I have always thought that halo-halo – a popular dessert that is a mixture of shaved ice, fruits and what-nots – is something that only Filipinos have. But traveling through Asian countries, even living in one situated in the southeast and one in northern Asia, I have found out that mixing fruits and anything sweet with shaved ice definitely appeals to the Asian palate.
Halo-halo means ‘mix’. The usual ingredients or at least those that I like to get into my glass of halo-halo include mung beans, minatamis na saging na saba, nata de coco, kaong, macapuno, pinipig and sago, topped with ube and leche flan. Love it with lots of milk.
Then, there is air batu campur (pronounced ayir-batu-champur) or simply called ABC in Malaysia, Singapore, Indonesia and Brunei. Guess what air batu campur means? Air batu literally means ‘stone water’ or ice and campur means… ‘mix’! Coincidence? It is also known as ais kacang – ais for ‘ice’ and kacang (pronounced ka-chang) meaning ‘beans’. Mung bean is a main ingredient, and so it is in our very own halo-halo. I tell you it’s very much similar to our famous dessert but with ingredients native to these countries and more to their palate.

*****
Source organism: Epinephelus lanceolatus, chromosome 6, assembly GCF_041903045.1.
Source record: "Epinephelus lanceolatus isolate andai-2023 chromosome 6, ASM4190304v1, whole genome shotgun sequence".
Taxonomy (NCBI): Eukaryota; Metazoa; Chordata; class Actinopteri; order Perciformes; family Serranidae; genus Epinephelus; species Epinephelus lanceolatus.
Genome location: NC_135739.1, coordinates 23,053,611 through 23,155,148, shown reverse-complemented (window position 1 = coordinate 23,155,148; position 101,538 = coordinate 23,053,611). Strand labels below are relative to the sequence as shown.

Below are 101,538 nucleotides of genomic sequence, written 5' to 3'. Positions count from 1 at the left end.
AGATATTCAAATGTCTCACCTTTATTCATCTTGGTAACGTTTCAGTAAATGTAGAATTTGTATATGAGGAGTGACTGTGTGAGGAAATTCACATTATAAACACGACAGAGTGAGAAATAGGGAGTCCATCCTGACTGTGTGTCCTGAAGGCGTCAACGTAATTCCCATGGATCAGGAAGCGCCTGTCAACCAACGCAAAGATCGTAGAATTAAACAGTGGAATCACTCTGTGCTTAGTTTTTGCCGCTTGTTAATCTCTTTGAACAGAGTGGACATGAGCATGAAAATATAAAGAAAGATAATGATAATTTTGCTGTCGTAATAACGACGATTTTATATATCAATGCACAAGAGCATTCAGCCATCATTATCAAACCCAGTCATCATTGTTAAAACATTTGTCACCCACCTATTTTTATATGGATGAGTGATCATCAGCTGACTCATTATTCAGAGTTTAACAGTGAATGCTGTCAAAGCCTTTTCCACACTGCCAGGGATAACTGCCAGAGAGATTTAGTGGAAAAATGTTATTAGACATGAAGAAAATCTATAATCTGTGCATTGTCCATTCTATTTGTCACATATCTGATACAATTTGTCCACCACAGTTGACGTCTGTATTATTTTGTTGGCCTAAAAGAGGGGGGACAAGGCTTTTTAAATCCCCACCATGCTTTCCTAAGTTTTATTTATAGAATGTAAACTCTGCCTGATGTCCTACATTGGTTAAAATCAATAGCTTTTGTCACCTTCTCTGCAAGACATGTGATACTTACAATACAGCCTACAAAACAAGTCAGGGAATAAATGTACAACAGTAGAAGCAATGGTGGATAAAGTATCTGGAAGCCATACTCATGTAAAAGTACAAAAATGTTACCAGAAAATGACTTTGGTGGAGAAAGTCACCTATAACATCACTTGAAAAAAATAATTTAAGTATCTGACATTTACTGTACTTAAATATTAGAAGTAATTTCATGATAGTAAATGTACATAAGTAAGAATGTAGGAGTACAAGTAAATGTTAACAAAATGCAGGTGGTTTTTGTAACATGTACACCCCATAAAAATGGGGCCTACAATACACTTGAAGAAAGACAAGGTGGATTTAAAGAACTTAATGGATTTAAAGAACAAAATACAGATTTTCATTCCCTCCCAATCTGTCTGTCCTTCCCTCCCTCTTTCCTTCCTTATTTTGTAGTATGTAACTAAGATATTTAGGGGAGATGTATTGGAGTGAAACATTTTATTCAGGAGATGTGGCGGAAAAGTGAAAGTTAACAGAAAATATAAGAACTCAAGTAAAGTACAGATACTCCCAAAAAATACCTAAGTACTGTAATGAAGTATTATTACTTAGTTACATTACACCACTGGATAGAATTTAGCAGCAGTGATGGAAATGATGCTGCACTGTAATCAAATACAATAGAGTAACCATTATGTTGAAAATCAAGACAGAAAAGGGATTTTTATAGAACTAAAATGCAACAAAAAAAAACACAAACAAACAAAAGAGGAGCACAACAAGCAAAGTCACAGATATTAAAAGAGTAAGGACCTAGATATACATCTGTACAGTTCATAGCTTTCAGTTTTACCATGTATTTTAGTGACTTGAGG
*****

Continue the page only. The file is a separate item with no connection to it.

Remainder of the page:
For La.Pi.S.02, I share these dessert photos taken during my Christmas holiday in Beijing. It’s a melange of seasonal fruits (cantaloupe, cherries, grapes, watermelon and dragon fruit), beans, cherry tomatoes, gelatin and shaved ice with syrup and milk. Does it qualify as a twisted version of halo-halo?
In Beijing, they eat it bit by bit. A Chinese friend once asked me with a horrified look on her face why I mix my bowl of yummy goodness hahahaha! Told her that’s how we Filipinos eat it. Kaya nga halo-halo eh. There should be no boring bits.